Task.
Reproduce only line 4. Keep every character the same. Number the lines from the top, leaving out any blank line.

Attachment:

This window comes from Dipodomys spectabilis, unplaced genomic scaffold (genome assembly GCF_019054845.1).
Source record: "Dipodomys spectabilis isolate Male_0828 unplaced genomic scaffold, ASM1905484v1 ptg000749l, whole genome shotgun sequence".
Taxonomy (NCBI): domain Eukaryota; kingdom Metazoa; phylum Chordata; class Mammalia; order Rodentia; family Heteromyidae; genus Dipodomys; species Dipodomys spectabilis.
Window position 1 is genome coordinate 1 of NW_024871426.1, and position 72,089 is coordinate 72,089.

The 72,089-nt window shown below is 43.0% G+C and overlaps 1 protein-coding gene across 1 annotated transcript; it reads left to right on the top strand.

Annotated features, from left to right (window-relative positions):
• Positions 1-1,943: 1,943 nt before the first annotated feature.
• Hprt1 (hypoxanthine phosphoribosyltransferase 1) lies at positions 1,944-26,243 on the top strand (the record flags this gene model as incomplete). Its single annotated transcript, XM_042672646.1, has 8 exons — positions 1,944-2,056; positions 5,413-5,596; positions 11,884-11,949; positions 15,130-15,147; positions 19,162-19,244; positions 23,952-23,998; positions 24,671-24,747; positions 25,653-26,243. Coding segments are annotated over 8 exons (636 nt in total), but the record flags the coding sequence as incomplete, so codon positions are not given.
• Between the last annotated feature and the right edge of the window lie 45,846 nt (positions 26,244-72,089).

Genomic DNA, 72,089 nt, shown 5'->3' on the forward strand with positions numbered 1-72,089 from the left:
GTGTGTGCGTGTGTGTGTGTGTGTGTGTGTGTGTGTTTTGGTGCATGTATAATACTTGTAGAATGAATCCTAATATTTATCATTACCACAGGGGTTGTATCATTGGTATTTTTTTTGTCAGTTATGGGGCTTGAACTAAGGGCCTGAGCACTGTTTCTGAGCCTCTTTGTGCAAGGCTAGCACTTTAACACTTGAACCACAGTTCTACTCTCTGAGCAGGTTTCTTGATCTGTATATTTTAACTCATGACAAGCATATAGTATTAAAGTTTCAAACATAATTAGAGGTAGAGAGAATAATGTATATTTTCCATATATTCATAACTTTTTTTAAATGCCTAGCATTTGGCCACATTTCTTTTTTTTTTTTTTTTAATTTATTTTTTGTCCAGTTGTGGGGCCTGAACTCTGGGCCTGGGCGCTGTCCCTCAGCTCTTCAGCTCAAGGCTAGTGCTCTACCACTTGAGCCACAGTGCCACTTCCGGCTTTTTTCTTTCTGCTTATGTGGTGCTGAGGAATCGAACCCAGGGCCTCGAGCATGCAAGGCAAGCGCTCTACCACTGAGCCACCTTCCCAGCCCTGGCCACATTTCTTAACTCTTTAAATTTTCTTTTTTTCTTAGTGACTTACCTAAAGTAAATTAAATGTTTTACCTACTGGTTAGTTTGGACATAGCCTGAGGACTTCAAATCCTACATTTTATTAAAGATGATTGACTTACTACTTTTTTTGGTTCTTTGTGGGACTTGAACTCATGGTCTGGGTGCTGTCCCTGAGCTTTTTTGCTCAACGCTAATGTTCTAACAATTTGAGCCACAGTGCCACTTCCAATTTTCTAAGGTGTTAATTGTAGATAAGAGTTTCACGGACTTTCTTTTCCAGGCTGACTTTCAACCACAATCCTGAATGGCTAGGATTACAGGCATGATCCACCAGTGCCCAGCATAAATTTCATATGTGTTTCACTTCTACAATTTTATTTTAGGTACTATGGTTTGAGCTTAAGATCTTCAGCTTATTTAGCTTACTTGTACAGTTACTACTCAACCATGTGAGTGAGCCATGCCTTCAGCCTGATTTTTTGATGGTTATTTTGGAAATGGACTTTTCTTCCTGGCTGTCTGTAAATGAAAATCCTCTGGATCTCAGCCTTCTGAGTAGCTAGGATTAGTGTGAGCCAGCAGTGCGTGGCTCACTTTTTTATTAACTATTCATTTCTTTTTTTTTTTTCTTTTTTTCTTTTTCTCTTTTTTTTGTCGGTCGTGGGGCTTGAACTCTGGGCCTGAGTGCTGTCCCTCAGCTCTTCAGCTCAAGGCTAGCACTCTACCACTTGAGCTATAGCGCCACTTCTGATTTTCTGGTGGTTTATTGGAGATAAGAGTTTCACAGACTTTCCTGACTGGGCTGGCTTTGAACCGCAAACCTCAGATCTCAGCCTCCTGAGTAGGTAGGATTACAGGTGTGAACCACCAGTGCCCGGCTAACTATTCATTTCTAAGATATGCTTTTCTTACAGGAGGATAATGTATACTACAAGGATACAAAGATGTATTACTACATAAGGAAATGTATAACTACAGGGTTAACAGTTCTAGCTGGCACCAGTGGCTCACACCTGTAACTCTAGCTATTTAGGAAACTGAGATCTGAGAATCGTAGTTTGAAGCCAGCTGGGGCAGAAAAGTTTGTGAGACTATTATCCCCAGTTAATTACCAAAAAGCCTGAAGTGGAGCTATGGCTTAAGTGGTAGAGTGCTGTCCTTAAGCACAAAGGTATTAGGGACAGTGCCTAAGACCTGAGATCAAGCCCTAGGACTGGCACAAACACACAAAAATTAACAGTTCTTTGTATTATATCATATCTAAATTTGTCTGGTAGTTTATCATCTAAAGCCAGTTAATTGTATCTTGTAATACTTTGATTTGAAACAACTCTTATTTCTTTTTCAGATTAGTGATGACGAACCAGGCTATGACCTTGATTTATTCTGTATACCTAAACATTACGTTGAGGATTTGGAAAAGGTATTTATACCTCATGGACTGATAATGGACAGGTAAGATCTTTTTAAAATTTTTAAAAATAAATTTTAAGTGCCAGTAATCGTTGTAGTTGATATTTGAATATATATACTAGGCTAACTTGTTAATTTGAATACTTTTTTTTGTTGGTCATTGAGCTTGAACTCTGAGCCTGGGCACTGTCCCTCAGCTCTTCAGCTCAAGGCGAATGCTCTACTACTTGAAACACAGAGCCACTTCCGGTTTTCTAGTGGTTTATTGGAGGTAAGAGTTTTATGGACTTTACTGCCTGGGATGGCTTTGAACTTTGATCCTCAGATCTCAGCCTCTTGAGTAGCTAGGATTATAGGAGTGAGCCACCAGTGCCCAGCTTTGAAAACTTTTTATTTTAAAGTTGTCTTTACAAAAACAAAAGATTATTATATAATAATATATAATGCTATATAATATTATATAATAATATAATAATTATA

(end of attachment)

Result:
Window position 1 is genome coordinate 1 of NW_024871426.1, and position 72,089 is coordinate 72,089.